I've had a decent look at the midi file format and I thought I understood, so I wrote a python script that removed midis with multiple tracks from my data set in order to have only melodies in single tracks left. I did this by checking the track number bits in the header and if the track number was higher than one.. bingo! I am dealing with a large number of files so I checked a reasonable number of the latter removed files and they were indeed polyphonic with a melody and a chord sequence played simultaneously. I thought that that was mission accomplished but it was not, further data cleansing meant I heard midis as part of the testing and some of my remaining midis were still polyphonic. I can't see how to strip them from the dataset because I cannot figure out what uniquely identifies them as polyphonic midis.

I hope this is clear. Please advise.


3 Answers 3


Tracks in MIDI files are useful when you want to edit the file later, but have no meaning whatsoever on the MIDI level. It is possible to have events for multiple channels in one track (as you've seen), and to have events for the same channel in multiple tracks.

To filter out files that send note events to multiple channels, you have to parse all events in the file and to check their channel numbers.


As per Uncle Bob's comment, the tracks in a MIDI file are not necessarily monophonic lines - they typically represent data to be played back using a single instrument voice, but each of those parts could well still be polyphonic. A solo piano piece might well be recorded as one MIDI track (as only one instrumental voice is needed to play it back), but it would typically contain many notes sounding simultaneously.

If you need to identify monophonic tracks in your MIDI files, a good starting point would be to find tracks where the notes don't actually overlap. Even this wouldn't be 100% accurate as the actual synthesizer voice is what determines what you hear, but if you are dealing with General MIDI data, you could look at the voice being used to play the track and make your judgement based on that too.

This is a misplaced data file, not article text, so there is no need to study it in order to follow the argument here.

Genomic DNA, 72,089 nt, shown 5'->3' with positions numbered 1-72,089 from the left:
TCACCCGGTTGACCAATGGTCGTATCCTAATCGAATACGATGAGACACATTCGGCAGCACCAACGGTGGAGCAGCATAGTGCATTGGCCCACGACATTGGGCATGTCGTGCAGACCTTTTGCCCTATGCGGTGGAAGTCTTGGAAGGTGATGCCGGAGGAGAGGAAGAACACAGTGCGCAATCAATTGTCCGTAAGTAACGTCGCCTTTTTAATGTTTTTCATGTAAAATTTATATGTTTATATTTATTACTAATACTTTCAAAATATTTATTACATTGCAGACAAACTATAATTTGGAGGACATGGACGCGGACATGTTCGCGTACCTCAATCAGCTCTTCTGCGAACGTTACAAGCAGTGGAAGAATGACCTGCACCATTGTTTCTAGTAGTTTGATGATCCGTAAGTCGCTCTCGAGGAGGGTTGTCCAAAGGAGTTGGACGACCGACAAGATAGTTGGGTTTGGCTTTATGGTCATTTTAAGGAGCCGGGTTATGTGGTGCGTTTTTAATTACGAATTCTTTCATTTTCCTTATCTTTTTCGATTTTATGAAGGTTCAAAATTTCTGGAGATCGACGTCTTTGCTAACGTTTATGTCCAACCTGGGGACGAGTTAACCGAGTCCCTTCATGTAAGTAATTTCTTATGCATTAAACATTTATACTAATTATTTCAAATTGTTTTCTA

Of course you might find that some MIDI files have more than one monophonic track, and you might find that some have a monophonic track that nevertheless doesn't seem to be a 'melody'. Your job then might be to more tightly define what you mean by 'melody'.


I'm not sure if I get your question right, but in general there are two types of MIDI files.

  • MIDI 0
  • MIDI 1

MIDI 0 = all the tracks are merged into a single track

MIDI 1 = contains separate information for each track

So if you would write a score for multiple instruments in Sibelius for example and export them as a MIDI 0 file, you will get just one (track-)file. If you would import this file into any DAW, you would get only one file with all instruments merged into this file. On the other hand, if you would export it as a MIDI 1 file and import it into your DAW, you would get a separate MIDI-track for each instrument.

This however doesn't really say anything about a monophonic or polyphonic file. If you would export a piano as MIDI 1 for example, you would still get a merged file with melody + chords, because in the end a piano (even tho it's polyphonic) is only one instrument.

So if you would want each file separate, you would have to do two piano tracks - One with melody only, one with chord only and then export it as MIDI 1. Then you would get each file separate, because it exports each track like it's a single piano.

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